Julie’s attempt to sum up and so shape the whole new team/big expectations experience suggested she’d been through it before. The FNL pilot granted girls — wives, daughters, rally girls, and fans — some chance to respond to the volatile masculine forces swirling around them. This included a real estate lady propositioning Tim and another woman instructing Jason to listen to Black Sabbath because “It’ll make you mean.” In this, at least, the episode “captured” a sense of how the business of football makes for a vast supporting cast: everyone in town felt (or asserted) a stake in the game, in the season, in the team. As the camera frequently traveled down streets to show beat-down storefronts, aging vehicles, and people-less spaces, you understand that not only does everyone’s energy focus on game day (Friday), but also, the rhythmic rising-and-falling of that energy is something of an addiction. Pursuit of the “uncapturable” is a business all right, but not only that.
For all the narrative sincerity and good-looking imagery offered by FNL — and it is refreshingly unlike the wasteland that has turned proudly crass, formulaic, and game-showy — it is most admirable for its insights into the industry models that shape U.S. entertainment, sports, religion, and education. While the pilot episode was surely sentimental and overwrought (a climactic intercut sequence set Jason’s bloody emergency room travails against Matt’s on-the-field brilliance), it was also, on occasions, subtle. Details suggested stakes apart from the “lights”: Matt’s grandmother’s slipper tapping on the floor as he left for practice, Tim’s predigested declaration that “I just like to hurt people,” and the familiar but still disturbing connection between praying to God and winning ballgames.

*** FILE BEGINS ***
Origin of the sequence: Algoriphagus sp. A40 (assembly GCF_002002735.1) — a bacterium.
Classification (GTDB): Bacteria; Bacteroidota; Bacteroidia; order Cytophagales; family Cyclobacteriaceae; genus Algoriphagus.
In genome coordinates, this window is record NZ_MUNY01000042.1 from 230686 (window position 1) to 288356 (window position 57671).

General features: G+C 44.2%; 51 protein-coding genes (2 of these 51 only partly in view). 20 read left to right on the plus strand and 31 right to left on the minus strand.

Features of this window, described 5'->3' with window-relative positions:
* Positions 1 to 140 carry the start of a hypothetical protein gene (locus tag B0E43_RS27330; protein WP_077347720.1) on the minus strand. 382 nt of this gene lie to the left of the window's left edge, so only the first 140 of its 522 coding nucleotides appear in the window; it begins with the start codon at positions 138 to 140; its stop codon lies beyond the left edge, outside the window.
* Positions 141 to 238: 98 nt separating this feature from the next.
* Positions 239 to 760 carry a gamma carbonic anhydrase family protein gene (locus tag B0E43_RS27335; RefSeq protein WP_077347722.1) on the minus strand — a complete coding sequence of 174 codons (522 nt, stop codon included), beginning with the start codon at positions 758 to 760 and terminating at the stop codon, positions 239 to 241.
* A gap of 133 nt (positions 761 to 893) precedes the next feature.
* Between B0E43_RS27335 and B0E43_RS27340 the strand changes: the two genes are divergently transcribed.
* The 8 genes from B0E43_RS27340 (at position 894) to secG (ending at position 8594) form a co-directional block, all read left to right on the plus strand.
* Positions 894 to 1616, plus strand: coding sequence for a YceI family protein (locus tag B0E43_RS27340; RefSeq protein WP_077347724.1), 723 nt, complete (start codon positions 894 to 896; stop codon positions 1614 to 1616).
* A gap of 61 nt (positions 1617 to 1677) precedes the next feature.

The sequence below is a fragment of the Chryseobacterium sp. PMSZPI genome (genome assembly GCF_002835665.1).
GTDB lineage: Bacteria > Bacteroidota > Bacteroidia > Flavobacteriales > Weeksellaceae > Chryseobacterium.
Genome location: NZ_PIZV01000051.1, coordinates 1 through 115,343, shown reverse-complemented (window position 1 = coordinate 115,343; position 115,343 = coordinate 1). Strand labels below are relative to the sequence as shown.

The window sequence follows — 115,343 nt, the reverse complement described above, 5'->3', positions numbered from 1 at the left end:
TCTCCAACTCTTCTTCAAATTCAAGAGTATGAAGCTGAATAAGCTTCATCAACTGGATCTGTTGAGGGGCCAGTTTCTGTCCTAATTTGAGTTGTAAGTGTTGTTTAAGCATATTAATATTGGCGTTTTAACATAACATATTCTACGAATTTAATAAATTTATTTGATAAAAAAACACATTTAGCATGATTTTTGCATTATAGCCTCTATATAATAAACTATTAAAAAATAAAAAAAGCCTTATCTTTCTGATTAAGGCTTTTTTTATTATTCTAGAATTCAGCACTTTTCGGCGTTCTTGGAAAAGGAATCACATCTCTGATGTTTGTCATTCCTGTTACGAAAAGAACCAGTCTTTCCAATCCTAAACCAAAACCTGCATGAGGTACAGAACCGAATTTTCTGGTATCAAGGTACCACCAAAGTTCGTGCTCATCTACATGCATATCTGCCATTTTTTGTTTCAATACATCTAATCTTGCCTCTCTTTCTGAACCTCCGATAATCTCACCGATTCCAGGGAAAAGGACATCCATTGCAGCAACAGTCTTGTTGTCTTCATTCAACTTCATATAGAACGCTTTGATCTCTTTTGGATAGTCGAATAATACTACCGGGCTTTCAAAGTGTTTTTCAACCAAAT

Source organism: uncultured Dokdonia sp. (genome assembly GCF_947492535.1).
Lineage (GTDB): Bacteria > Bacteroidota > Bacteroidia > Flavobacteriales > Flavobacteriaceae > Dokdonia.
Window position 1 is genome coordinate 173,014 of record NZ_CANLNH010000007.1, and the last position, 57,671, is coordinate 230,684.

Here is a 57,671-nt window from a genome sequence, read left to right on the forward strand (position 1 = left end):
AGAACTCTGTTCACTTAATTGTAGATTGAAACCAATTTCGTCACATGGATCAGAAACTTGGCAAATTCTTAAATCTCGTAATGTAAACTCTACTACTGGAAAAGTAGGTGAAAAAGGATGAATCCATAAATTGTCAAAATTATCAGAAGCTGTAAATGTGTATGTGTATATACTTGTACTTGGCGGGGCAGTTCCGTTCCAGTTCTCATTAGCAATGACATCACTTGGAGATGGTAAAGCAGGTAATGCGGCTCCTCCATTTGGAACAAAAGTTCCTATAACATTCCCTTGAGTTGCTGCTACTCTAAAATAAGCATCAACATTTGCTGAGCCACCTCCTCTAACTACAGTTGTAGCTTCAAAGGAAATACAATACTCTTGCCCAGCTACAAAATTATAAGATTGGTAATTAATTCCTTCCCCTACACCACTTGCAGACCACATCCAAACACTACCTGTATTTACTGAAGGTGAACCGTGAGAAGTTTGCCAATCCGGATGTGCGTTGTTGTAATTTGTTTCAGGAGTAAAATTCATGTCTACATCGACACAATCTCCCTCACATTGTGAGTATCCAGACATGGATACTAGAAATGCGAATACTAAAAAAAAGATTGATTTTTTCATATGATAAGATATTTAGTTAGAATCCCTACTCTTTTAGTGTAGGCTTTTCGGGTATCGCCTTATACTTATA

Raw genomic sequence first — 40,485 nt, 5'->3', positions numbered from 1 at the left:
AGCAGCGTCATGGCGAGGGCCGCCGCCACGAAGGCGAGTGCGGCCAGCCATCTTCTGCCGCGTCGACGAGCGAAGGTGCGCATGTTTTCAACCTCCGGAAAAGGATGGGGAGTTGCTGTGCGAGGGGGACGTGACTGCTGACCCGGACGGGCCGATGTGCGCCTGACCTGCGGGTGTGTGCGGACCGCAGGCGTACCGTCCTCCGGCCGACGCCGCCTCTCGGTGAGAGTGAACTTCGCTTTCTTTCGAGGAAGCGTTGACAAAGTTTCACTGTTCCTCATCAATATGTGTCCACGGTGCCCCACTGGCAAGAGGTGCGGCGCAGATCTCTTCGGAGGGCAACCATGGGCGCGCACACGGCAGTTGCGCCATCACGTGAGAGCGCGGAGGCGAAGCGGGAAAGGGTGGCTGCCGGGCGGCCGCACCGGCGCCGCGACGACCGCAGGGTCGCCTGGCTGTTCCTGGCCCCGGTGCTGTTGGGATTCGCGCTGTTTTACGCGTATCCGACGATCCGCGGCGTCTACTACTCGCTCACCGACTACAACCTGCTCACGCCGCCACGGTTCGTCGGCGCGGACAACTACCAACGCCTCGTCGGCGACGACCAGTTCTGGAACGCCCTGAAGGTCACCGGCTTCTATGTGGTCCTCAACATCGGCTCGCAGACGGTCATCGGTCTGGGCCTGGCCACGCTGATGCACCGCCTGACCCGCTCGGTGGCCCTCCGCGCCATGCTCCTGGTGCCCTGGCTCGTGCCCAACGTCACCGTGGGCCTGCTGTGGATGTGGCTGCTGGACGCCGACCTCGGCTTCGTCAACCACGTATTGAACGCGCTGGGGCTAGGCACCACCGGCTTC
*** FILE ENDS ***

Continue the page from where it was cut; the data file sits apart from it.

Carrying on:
Leave it to a non-player, Matt’s buddy Landry (Jesse Plemons), to make an original-sounding assessment: “I’m startin’ to look at this whole damn town like a big old outta tune guitar, you know what I mean? Like, smashed up like some demonic crosswords puzzle.” Matt was tossing the football through a tire tied to a makeshift frame, the camera close on their faces but looking through fences and tree limbs to underscore their limited options. Matt’s grandmother looked on from the porch, her housecoat pale pink while listening to Landry’s plans to start a Christian speed metal band. “Matthew,” she said sternly. “You need to get a new friend.”
While the first episode considered the intersections of local influences and expectations, it made clear that these were of a piece with larger patterns, the all-consuming culture of sports as business-metaphor-distraction. Yes, Coach’s solemnly instructional voiceover insisted during the concluding, teary hospital montage, you know that “What we have is special, that it can be taken from us and that when it is taken from us, we will be tested we will be tested in our very souls.” But aside from the usual uplift — football as a model for life — Friday Night Lights hinted at the costs of doing business, even when winning.